Your baby is crying and you are ready to try anything to offer some comfort to your baby suffering with reflux. While reflux -- called gastroesophageal reflux or GER in the medical field -- may make your baby supremely uncomfortable, there are some things you can do to help minimize the amount of discomfort and subsequent crying. GER is an irritation of the esophagus from acid-containing stomach contents when the lower esophageal sphincter fails to keep the food in your baby’s stomach. If calming methods do not work to ease your baby's distress or if your baby is losing weight and refusing to eat, call his pediatrician right away.
Babywearing has many benefits for both baby and parent. While wearing your baby in a sling or pouch carrier, you have both hands free to complete the tasks on your to-do list and build a bond between you and your baby. Dr. Sears reports that babies who are worn by a caregiver cry and fuss 43 percent less than babies who are not worn by a caregiver. Babywearing is beneficial for a baby with GER because it keeps her in an upright position, allowing gravity to work to keep her stomach contents down.
When your infant is lying flat on his back, the lower esophageal sphincter can allow his stomach contents to flow back into his esophagus, causing pain. Having your baby's head and upper body slightly elevated during sleep can help keep stomach contents from entering the esophagus, keeping your baby calm during sleep. Elevate the crib mattress by 30 degrees, using a wedge, or have your baby sleep in a reflux sling that keeps his body slightly upright.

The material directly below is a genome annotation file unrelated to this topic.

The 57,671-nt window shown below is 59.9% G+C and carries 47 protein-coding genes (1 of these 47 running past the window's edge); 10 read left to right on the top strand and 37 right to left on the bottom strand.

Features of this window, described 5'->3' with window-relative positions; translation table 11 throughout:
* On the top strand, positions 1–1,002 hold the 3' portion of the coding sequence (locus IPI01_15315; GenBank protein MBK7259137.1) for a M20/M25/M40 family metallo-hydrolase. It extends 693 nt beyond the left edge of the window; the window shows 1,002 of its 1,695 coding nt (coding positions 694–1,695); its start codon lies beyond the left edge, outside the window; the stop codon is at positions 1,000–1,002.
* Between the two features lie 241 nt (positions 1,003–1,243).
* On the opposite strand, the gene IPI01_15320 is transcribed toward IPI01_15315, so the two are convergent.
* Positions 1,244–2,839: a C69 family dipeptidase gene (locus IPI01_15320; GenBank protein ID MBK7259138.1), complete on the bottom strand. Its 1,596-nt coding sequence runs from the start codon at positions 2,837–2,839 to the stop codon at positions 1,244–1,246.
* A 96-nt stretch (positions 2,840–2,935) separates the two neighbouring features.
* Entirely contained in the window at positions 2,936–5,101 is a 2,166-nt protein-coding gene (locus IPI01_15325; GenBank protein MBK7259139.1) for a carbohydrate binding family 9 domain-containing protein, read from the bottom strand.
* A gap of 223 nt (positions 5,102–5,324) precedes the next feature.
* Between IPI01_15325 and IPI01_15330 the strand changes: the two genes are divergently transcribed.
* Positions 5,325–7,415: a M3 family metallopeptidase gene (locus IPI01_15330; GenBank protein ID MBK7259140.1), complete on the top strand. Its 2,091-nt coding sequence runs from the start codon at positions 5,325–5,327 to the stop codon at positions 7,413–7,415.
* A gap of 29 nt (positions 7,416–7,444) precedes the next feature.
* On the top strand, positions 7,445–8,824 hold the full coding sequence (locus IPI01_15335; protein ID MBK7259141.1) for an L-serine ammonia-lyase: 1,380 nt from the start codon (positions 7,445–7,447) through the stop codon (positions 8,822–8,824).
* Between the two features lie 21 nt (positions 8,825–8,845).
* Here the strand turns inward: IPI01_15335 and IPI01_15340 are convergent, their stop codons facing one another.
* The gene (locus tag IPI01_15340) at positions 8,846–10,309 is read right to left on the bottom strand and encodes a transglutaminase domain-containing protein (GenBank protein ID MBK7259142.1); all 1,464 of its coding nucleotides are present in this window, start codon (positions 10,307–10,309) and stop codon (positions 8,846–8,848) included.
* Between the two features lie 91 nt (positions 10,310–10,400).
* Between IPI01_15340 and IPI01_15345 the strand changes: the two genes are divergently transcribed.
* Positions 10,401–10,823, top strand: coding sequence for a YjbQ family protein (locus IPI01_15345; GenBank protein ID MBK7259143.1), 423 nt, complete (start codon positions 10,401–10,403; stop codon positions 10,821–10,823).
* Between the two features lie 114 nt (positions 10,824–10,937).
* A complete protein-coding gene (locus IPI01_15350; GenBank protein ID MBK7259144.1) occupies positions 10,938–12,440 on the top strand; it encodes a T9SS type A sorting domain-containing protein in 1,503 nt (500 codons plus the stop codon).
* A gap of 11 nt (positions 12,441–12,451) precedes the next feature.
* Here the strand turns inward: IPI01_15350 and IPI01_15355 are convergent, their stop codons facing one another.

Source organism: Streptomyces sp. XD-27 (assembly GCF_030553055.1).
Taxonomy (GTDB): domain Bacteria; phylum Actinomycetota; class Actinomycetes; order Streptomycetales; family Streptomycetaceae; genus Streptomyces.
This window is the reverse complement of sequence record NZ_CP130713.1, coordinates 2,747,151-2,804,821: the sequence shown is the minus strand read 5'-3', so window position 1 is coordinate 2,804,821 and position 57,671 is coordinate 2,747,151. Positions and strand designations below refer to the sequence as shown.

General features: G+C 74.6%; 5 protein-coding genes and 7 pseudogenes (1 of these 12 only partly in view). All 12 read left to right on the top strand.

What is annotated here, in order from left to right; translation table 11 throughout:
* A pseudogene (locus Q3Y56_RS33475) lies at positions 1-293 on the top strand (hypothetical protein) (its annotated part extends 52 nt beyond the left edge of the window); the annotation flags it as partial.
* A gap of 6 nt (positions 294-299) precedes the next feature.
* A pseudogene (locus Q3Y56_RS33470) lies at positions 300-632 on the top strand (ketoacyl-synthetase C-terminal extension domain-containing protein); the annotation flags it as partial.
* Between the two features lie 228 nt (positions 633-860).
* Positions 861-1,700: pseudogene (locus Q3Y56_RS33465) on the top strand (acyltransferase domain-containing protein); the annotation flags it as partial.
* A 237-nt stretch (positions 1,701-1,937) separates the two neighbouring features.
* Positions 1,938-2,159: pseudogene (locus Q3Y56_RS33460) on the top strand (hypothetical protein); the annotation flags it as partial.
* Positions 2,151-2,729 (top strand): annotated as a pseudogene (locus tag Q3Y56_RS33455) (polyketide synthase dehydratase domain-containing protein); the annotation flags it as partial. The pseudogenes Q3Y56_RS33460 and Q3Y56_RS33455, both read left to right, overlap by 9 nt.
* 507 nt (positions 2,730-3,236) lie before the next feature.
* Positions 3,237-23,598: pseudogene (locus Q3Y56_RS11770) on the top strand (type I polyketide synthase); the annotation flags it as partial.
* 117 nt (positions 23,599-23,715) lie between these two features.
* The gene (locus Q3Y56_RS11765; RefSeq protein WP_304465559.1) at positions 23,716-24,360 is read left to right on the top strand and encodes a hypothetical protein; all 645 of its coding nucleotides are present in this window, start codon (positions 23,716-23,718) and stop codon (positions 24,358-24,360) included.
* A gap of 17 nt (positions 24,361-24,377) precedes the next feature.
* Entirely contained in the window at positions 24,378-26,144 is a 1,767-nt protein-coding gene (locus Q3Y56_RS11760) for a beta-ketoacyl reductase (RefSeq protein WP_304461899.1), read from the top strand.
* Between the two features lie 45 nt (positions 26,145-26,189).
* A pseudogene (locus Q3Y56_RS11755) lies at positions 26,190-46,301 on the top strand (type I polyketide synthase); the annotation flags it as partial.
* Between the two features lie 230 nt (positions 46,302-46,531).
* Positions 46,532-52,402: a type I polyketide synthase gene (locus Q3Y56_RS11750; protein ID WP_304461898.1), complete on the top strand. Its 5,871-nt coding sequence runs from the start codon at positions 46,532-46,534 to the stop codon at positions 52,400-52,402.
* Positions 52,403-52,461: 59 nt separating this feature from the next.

Dr. Sears recommends at least a half hour of quiet time after feedings. During the quiet time, wear your baby in a sling or cuddle your baby while keeping her upright. Do not jostle or play vigorously with your baby during this time, as this can aggravate the stomach contents, causing them to slosh up into the esophagus.
The 5 Ss
Dr. Harvey Karp, a board-certified pediatrician and author of "The Happiest Baby on the Block," developed the 5 Ss as a calming technique for babies suffering with GER and colic. The 5 Ss are swaddling, side/stomach, shhh, swinging and sucking. According to Dr. Karp, these techniques closely mimic the feelings of comfort your baby felt in the womb, allowing your baby to calm himself down by activating the “calming reflex.” Swaddle your baby in a swaddler or blanket with his hands down by his side. Hold him on his side or stomach to mimic the position he was in the womb. Hold him so his ear is close to your mouth and repeat “shhh, shhh, shhh” repeatedly in his ears to produce loud white noise. Gently swing him back and forth in your arms to mimic the movement he felt in the womb, and offer him a pacifier to activate his sucking reflex. Dr. Karp suggests these techniques are done in succession until your baby has calmed enough to be put to sleep. You may also find that one of these techniques works on its own to calm your baby.
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